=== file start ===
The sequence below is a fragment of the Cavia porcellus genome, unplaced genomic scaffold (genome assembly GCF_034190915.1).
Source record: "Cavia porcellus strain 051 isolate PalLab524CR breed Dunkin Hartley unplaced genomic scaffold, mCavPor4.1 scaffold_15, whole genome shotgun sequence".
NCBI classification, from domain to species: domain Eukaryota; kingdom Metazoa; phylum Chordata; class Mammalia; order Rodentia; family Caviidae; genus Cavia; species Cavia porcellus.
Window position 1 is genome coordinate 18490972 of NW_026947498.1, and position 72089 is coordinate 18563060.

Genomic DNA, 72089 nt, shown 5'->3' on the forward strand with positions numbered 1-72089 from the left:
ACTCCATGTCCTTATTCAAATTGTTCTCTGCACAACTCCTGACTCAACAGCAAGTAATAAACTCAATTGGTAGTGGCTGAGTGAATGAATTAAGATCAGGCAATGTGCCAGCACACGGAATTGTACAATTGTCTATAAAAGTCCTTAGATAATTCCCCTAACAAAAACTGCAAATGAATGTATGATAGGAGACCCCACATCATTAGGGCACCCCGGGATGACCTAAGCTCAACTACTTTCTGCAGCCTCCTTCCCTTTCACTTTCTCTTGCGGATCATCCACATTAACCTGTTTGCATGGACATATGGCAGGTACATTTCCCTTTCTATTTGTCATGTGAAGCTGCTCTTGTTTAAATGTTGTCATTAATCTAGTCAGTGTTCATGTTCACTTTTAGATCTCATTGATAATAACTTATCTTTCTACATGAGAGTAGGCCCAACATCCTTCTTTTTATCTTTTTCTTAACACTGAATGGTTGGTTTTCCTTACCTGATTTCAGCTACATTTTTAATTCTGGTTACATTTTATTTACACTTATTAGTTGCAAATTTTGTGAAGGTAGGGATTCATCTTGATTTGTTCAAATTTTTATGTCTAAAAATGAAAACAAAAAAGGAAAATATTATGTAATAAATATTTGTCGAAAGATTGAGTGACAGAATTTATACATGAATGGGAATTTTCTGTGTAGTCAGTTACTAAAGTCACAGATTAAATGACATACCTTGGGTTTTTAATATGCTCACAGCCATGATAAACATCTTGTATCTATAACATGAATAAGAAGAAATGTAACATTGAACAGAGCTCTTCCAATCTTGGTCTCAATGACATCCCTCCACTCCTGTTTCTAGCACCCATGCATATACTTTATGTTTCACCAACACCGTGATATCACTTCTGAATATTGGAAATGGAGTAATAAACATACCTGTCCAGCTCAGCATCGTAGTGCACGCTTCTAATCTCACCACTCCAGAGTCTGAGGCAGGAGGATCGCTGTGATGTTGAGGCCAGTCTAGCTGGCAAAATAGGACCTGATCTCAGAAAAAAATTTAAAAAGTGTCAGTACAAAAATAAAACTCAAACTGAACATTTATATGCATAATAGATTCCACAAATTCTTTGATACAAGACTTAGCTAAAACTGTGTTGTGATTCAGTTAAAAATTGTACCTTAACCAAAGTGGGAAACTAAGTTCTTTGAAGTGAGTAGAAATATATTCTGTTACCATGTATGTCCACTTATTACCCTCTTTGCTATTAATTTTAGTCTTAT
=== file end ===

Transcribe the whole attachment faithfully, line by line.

The sequence below is a fragment of the Cavia porcellus genome, unplaced genomic scaffold (genome assembly GCF_034190915.1).
Source record: "Cavia porcellus strain 051 isolate PalLab524CR breed Dunkin Hartley unplaced genomic scaffold, mCavPor4.1 scaffold_15, whole genome shotgun sequence".
NCBI classification, from domain to species: domain Eukaryota; kingdom Metazoa; phylum Chordata; class Mammalia; order Rodentia; family Caviidae; genus Cavia; species Cavia porcellus.
Window position 1 is genome coordinate 18490972 of NW_026947498.1, and position 72089 is coordinate 18563060.

Genomic DNA, 72089 nt, shown 5'->3' on the forward strand with positions numbered 1-72089 from the left:
ACTCCATGTCCTTATTCAAATTGTTCTCTGCACAACTCCTGACTCAACAGCAAGTAATAAACTCAATTGGTAGTGGCTGAGTGAATGAATTAAGATCAGGCAATGTGCCAGCACACGGAATTGTACAATTGTCTATAAAAGTCCTTAGATAATTCCCCTAACAAAAACTGCAAATGAATGTATGATAGGAGACCCCACATCATTAGGGCACCCCGGGATGACCTAAGCTCAACTACTTTCTGCAGCCTCCTTCCCTTTCACTTTCTCTTGCGGATCATCCACATTAACCTGTTTGCATGGACATATGGCAGGTACATTTCCCTTTCTATTTGTCATGTGAAGCTGCTCTTGTTTAAATGTTGTCATTAATCTAGTCAGTGTTCATGTTCACTTTTAGATCTCATTGATAATAACTTATCTTTCTACATGAGAGTAGGCCCAACATCCTTCTTTTTATCTTTTTCTTAACACTGAATGGTTGGTTTTCCTTACCTGATTTCAGCTACATTTTTAATTCTGGTTACATTTTATTTACACTTATTAGTTGCAAATTTTGTGAAGGTAGGGATTCATCTTGATTTGTTCAAATTTTTATGTCTAAAAATGAAAACAAAAAAGGAAAATATTATGTAATAAATATTTGTCGAAAGATTGAGTGACAGAATTTATACATGAATGGGAATTTTCTGTGTAGTCAGTTACTAAAGTCACAGATTAAATGACATACCTTGGGTTTTTAATATGCTCACAGCCATGATAAACATCTTGTATCTATAACATGAATAAGAAGAAATGTAACATTGAACAGAGCTCTTCCAATCTTGGTCTCAATGACATCCCTCCACTCCTGTTTCTAGCACCCATGCATATACTTTATGTTTCACCAACACCGTGATATCACTTCTGAATATTGGAAATGGAGTAATAAACATACCTGTCCAGCTCAGCATCGTAGTGCACGCTTCTAATCTCACCACTCCAGAGTCTGAGGCAGGAGGATCGCTGTGATGTTGAGGCCAGTCTAGCTGGCAAAATAGGACCTGATCTCAGAAAAAAATTTAAAAAGTGTCAGTACAAAAATAAAACTCAAACTGAACATTTATATGCATAATAGATTCCACAAATTCTTTGATACAAGACTTAGCTAAAACTGTGTTGTGATTCAGTTAAAAATTGTACCTTAACCAAAGTGGGAAACTAAGTTCTTTGAAGTGAGTAGAAATATATTCTGTTACCATGTATGTCCACTTATTACCCTCTTTGCTATTAATTTTAGTCTTAT